A Global Catastrophe

Global livestock production extracts a high environmental cost. Livestock rearing uses about 70% of all available agricultural land, and about 30% of the global human water supply. Huge areas of land are given over to growing crops used almost exclusively for animal feed (97% of global soy meal production is used for animal feed). To produce a single kilogram of intensively reared beef requires approximately 10 kg of feed and 15,000 litres of water, and this single kilogram of beef produces as much pollution as driving for 3 hours.


The land required to house and feed all these animals is also vast - land for grazing covers more than a quarter of the planet’s available ice free surface. In countries like Brazil, vast swathes of tropical forest have been cleared to provide pasture to graze cattle on; a terrible loss of biodiversity and wildlife habitat. Brazilian beef accounts for about 5% of all beef consumed in the UK.


The conversion of forested land to pasture or crops for animal feed releases huge amounts of carbon dioxide, contributing to climate change. In addition, the pesticides and fertilisers used to grow the feed crops pollute soil and ground water. Much of the soy grown in Latin America for livestock feed is destined for intensive livestock farms in Europe and the United States. Our desire for cheap meat is fuelling enormous environmental destruction.

High meat consumption – especially of red and processed meat – typical of most rich industrialised countries is linked with poor health outcomes, including heart disease, stroke, diabetes and various cancers.

Currently, the average meat intake for someone living in a high-income country is 200-250g a day, far higher than the 80-90g recommended by the United Nations. Switching to a more plant-based diet could save up to 8m lives a year worldwide by 2050 and lead to healthcare related savings and avoided climate change damages of up to US$1.5 trillion.

You can help

The biggest way to help is simply to eat less meat.

Here are some suggestions to ease your way into a meat free diet.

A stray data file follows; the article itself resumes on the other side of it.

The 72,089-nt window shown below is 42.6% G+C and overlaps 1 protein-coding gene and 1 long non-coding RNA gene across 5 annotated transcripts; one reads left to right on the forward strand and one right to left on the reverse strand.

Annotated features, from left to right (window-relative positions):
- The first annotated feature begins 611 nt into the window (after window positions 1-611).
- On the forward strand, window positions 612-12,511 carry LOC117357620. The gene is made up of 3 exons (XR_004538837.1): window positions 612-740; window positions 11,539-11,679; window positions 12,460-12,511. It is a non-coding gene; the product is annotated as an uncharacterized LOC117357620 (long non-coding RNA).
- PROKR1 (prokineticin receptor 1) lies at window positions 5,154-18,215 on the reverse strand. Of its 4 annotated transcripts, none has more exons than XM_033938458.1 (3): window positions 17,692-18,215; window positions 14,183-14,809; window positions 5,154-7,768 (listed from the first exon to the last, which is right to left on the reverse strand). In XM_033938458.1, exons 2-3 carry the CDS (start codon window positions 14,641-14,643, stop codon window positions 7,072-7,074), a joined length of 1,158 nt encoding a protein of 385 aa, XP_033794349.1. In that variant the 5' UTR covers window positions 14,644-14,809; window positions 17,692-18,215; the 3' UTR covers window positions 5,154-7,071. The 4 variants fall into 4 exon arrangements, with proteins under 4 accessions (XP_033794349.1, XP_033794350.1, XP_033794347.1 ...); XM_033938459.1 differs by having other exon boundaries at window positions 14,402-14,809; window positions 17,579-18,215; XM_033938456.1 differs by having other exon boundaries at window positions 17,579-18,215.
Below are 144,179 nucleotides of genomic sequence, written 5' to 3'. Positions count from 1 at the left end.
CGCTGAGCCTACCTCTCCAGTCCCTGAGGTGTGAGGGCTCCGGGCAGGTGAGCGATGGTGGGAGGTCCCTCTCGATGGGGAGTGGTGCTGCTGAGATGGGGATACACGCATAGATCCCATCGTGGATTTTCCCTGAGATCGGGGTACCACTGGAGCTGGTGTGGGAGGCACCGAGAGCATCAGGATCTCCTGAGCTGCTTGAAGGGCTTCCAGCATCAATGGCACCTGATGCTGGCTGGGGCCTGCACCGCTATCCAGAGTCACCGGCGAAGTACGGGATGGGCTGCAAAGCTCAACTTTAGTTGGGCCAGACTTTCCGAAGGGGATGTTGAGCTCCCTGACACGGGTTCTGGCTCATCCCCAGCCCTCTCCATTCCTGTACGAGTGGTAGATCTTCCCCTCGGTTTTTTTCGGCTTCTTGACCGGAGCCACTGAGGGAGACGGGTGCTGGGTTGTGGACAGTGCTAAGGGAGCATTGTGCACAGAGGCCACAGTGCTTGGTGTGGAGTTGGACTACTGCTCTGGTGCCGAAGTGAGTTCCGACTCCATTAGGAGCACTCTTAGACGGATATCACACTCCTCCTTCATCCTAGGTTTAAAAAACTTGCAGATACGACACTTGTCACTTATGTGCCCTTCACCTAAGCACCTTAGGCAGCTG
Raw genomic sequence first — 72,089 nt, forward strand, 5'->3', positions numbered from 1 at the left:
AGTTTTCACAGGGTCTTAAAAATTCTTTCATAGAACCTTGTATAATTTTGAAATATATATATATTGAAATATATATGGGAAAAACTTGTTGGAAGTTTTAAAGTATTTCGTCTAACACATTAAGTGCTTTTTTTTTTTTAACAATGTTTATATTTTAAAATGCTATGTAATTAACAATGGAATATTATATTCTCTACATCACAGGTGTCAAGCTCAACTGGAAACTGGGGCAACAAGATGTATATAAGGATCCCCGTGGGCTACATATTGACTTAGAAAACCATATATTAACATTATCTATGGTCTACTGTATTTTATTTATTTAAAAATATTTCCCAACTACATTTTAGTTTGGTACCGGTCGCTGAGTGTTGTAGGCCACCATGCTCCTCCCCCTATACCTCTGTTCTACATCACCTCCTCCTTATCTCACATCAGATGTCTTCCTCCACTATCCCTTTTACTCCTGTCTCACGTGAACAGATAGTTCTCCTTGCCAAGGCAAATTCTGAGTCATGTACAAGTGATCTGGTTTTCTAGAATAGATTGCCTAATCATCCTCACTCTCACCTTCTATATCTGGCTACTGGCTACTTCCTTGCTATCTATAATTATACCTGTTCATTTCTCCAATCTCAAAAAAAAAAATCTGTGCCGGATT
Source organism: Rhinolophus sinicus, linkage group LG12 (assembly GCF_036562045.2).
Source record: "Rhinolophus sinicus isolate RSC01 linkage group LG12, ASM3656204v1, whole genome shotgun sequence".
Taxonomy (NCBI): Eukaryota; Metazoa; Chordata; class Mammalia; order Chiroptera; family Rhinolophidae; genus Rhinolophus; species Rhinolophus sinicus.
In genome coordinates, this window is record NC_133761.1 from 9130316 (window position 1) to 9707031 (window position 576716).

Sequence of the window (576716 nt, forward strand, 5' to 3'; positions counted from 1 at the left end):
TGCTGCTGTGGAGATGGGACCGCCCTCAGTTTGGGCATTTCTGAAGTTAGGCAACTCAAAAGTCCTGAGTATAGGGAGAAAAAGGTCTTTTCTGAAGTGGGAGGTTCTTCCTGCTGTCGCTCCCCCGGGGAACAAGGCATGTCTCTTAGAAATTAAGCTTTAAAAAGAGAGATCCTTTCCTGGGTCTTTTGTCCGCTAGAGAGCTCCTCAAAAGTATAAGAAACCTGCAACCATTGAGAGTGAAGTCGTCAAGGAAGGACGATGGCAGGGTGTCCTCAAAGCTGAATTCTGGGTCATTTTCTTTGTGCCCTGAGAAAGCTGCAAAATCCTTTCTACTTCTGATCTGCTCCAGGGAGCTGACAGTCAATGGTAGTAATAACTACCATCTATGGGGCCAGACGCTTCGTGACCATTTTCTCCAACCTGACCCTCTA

1. Have Good Reasons

You’ll need a bit of motivation to reduce your meat consumption, so first think about what really matters to you and really believe in it. Once you’re motivated, the rest is easy.


2. At first, don’t try to “never eat meat again”

You don’t have to give up meat all in one go. Start by cutting out meat for just one day a week - try a "Meat Free Monday". Once you're happy, you can try removing red meat from your diet. Try that for a week or two. Then move on to giving up pork. Then transition to chicken and turkey. Many of your favourite meat recipes come in vegetarian versions allowing you to gradually transition away from meat.


3. Plan for each phase

Set yourself a goal at each stage. If you’re giving up red meat this week, make sure there is no red meat in the house, and replace it with chicken/turkey or a vegetarian alternative. Plan your meals for the week, and gradually start to substitute meat with vegetarian alternatives. There is no rush! Start with substituting one meat meal a week and work your way up.


4. Make vegetarian versions of your favourite meals

Simply replace the meat in your favourite meals with a vegetarian alternative. Substitute vegetarian sausages for meat ones; vegetarian pizza for meat pizza; baked potatoes with beans and cheese instead of chilli or bacon; and use quorn as a substitute for chicken in stir fries – the possibilities are endless.


5. Think about your staples

A useful exercise is to make a list of foods you regularly eat, for breakfast, lunch, dinner, desserts and snacks. Not meals, but ingredients. Then think about vegetarian alternatives, and make a new list. For example, replace chicken with tofu. As you may be removing a protein source from your diet, make sure you don’t just replace it with starchy carbohydrates. Keep your diet balanced and healthy.


6. Explore the amazing variety of Ethnic foods

One of the great things about becoming a vegetarian is that it spurs people to try new and interesting ethnic foods. Great vegetarian dishes can be found all over the world. You can do a series of country themed weeks, trying vegetarian dishes from a certain country each week.


7. Have fun.

Most of all, don’t make eating less meat a restrictive, gruelling ordeal. If you feel like you’re depriving yourself, you won’t last long. But if you feel like you’re doing something good, and trying out some great-tasting food, you’ll stick with it for much longer (for life, I hope). Have a great time along the way.

You can download these information sheets to find out more:


Here at St.Albans and District Friends of the Earth we’re keen to do what we can to improve our environment here and in the rest of the world. We’re a small, friendly group who meet once a month. 

© 2019 St. Albans Friends of the Earth